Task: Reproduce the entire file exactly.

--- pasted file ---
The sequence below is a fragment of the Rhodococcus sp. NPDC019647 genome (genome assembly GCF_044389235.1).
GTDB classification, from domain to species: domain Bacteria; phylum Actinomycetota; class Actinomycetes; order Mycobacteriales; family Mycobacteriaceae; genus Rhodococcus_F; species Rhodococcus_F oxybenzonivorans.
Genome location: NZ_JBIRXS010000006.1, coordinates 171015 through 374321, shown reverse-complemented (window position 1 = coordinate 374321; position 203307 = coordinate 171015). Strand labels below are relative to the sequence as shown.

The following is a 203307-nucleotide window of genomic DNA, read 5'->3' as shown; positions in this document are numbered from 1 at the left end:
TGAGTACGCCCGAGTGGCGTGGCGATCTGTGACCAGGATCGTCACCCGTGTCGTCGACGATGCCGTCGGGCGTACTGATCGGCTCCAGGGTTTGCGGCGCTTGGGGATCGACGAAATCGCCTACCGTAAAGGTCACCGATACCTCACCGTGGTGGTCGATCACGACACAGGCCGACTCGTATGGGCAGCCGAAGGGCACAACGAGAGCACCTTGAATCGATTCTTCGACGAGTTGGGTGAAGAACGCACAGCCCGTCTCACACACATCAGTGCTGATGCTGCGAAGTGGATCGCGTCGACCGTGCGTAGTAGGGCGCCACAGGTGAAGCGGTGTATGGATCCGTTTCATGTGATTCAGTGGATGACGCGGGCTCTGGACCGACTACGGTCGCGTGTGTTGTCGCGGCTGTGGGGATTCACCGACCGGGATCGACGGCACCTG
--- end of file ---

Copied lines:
The sequence below is a fragment of the Rhodococcus sp. NPDC019647 genome (genome assembly GCF_044389235.1).
GTDB classification, from domain to species: domain Bacteria; phylum Actinomycetota; class Actinomycetes; order Mycobacteriales; family Mycobacteriaceae; genus Rhodococcus_F; species Rhodococcus_F oxybenzonivorans.
Genome location: NZ_JBIRXS010000006.1, coordinates 171015 through 374321, shown reverse-complemented (window position 1 = coordinate 374321; position 203307 = coordinate 171015). Strand labels below are relative to the sequence as shown.

The following is a 203307-nucleotide window of genomic DNA, read 5'->3' as shown; positions in this document are numbered from 1 at the left end:
TGAGTACGCCCGAGTGGCGTGGCGATCTGTGACCAGGATCGTCACCCGTGTCGTCGACGATGCCGTCGGGCGTACTGATCGGCTCCAGGGTTTGCGGCGCTTGGGGATCGACGAAATCGCCTACCGTAAAGGTCACCGATACCTCACCGTGGTGGTCGATCACGACACAGGCCGACTCGTATGGGCAGCCGAAGGGCACAACGAGAGCACCTTGAATCGATTCTTCGACGAGTTGGGTGAAGAACGCACAGCCCGTCTCACACACATCAGTGCTGATGCTGCGAAGTGGATCGCGTCGACCGTGCGTAGTAGGGCGCCACAGGTGAAGCGGTGTATGGATCCGTTTCATGTGATTCAGTGGATGACGCGGGCTCTGGACCGACTACGGTCGCGTGTGTTGTCGCGGCTGTGGGGATTCACCGACCGGGATCGACGGCACCTG